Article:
setuptools scripts, while for Haskell, they are module exports and setup files.
… and which are the most frequently used?
Answering this question amounts to extracting the name of the imported package or used
LANGUAGE pragma for each line of code.
For Python, we first look at basic
import [...] statements:
Few surprises for Python’s basic
sys are the most frequently imported modules.
In fact, they make up 27% and 19% of all basic imports.
But things change dramatically when considering
from [...] import [...] statements:
40% of all
from [...] import [...] statements import things from TensorFlow, a popular machine learning library.
We know that TensorFlow is popular, but that popular?
It turns out that our random sample of Python packages happens to contain a complete version of TensorFlow and that “self-imports” within that package account for 83% of all TensorFlow imports.
It is thus a single, big package which leads to this surprisingly high percentage of TensorFlow imports.
Disregarding that package, around 2.5% of all
import statements are concerned with TensorFlow, which would still crack the top 10.
Onwards to Haskell:
Here we find an unexpectedly high occurrence of explicit
Prelude imports. Imports from the
Data namespace make up 34% of all import statements, which matches our intuition that its contents are very frequently used.
When considering the most frequently used language pragmas, perhaps unsurprisingly, the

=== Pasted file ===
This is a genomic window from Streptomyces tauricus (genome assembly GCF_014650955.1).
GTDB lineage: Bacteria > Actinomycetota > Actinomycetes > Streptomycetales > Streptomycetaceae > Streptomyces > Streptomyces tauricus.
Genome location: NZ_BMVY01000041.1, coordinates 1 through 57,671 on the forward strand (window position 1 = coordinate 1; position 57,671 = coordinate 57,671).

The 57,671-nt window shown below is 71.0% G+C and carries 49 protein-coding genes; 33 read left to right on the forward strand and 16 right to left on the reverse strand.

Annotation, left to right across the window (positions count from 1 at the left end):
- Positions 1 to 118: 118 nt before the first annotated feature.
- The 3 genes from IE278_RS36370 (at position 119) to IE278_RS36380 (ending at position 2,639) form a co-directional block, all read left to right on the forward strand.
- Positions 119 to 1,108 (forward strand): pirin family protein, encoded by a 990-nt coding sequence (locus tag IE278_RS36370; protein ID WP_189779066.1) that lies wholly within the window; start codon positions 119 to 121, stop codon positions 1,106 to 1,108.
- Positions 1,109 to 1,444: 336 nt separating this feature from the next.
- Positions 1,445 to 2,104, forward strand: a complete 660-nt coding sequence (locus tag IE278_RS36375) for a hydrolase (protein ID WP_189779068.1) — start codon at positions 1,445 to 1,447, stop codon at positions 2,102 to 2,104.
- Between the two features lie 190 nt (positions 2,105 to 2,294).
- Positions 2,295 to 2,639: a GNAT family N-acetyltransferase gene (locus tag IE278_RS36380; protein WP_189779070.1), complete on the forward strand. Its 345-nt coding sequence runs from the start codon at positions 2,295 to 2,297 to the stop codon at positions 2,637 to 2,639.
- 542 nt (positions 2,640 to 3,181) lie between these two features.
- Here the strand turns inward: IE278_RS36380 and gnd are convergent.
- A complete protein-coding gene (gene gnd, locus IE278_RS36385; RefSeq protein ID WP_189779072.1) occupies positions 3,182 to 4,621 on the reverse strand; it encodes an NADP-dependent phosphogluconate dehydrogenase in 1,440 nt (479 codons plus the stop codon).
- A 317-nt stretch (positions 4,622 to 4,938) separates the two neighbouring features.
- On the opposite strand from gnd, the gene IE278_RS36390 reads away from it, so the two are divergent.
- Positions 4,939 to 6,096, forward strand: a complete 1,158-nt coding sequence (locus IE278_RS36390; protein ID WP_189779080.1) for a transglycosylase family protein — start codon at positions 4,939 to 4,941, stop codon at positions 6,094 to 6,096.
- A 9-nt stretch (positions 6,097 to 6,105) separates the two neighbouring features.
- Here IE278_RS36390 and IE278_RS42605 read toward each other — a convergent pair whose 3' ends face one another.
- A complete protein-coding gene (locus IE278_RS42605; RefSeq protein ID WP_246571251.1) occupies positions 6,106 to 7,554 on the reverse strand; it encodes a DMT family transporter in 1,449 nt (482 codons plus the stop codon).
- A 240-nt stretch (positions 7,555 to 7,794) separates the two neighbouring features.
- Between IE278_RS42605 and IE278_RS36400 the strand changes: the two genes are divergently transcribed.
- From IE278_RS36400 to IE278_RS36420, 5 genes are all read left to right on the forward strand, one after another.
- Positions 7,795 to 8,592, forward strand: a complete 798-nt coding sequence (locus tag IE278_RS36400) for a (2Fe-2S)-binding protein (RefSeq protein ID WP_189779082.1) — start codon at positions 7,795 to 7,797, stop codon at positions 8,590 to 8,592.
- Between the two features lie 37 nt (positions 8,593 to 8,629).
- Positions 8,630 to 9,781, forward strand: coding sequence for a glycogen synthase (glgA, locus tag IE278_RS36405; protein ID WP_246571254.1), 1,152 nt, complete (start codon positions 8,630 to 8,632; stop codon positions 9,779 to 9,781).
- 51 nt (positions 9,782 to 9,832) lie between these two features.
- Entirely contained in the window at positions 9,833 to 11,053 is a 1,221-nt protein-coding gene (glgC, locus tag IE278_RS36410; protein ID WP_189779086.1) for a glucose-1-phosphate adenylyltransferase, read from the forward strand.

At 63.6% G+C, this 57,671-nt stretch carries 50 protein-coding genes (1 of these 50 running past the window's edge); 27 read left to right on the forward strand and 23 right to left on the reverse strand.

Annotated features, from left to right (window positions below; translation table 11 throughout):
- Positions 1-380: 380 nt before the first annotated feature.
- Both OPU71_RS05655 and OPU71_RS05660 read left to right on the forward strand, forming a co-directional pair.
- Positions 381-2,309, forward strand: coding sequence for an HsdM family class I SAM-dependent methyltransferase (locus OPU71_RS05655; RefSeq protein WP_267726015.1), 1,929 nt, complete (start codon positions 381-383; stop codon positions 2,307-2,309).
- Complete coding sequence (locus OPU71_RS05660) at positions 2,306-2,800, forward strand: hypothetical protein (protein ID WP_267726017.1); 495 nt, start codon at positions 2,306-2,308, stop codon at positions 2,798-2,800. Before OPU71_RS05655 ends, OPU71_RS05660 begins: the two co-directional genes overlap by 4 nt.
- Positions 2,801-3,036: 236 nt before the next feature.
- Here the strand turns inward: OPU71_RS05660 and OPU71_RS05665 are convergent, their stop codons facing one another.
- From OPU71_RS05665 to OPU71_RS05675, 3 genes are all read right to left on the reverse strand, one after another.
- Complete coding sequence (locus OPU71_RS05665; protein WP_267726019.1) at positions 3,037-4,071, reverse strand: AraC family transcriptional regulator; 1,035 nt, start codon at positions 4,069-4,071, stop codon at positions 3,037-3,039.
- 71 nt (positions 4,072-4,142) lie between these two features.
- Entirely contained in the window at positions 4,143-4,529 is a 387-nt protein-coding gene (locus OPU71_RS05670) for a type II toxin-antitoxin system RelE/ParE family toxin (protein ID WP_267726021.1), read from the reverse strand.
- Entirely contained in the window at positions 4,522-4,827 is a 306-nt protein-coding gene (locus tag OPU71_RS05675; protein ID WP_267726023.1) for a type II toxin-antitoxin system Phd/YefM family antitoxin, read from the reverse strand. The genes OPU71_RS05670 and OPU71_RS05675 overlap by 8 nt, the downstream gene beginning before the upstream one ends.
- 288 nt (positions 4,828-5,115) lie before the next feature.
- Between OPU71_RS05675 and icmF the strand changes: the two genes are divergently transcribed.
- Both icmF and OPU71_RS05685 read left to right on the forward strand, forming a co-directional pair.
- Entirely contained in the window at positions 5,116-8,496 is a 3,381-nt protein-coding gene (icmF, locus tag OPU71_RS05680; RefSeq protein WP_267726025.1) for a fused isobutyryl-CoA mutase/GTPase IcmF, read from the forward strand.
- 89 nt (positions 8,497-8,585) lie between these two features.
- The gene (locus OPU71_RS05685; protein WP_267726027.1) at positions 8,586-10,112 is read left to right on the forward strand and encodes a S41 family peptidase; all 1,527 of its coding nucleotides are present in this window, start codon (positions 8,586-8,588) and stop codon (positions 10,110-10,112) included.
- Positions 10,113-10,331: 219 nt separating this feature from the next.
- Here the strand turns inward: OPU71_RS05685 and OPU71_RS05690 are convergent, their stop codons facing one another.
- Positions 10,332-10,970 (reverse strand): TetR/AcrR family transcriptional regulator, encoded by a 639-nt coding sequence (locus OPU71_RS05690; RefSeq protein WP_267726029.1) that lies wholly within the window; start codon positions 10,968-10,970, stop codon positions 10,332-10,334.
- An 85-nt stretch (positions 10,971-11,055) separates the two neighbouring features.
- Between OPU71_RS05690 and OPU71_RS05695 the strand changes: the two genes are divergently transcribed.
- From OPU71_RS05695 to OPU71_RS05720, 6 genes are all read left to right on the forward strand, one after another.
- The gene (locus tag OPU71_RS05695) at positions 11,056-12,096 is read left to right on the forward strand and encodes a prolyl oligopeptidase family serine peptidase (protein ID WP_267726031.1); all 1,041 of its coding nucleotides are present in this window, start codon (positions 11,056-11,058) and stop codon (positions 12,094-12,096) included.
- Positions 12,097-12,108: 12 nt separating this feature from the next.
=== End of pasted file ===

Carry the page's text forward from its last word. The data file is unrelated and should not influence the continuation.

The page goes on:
OverloadedStrings extension leads the field:
40% of all Haskell packages in our data set use this extension.
The popularity of this extension makes a good case for
OverloadedStrings to enter the Haskell standard.
Furthermore, it’s surprising that
TypeFamilies is the third most common language pragma. Type families are a fairly advanced subject and one would thus expect them not to be that commonly used.
We can also compare our results to a previous analysis of Haskell source on GitHub, which, too, finds that
OverloadedStrings is the most popular extension.
The ten most popular extensions listed in the figure above also feature in that analysis’ list of the 20 most frequently used language extensions, although not necessarily in the same order.
The reason for that is not immediately clear—it might be that our Haskell data set is not representative of all Haskell code on GitHub; after all, at the time of writing, there are around 45,000 Haskell projects on GitHub, while our data set contains only 2,312 packages.
We took a first look at our data sets and investigated
import statements and
LANGUAGE pragmas in Python and Haskell.
By filtering code lines for certain keywords we were able to answer interesting questions about the frequency with which these basic coding patterns occur and how their frequency differs between Python and Haskell code.
But our data sets have potential for much deeper analysis of less obvious patterns.
A pattern can be characterized by a set of similar lines of code, and we expect to find, for example, control structure patterns such as
But are there unknown patterns to be discovered that we didn’t think of?
How do we discover them in our data sets?
How do they differ between programming languages?
And can we somehow exploit these patterns—think code completion or tools such as presented here?
We’re excited to see what other insights these data have to offer—stay tuned!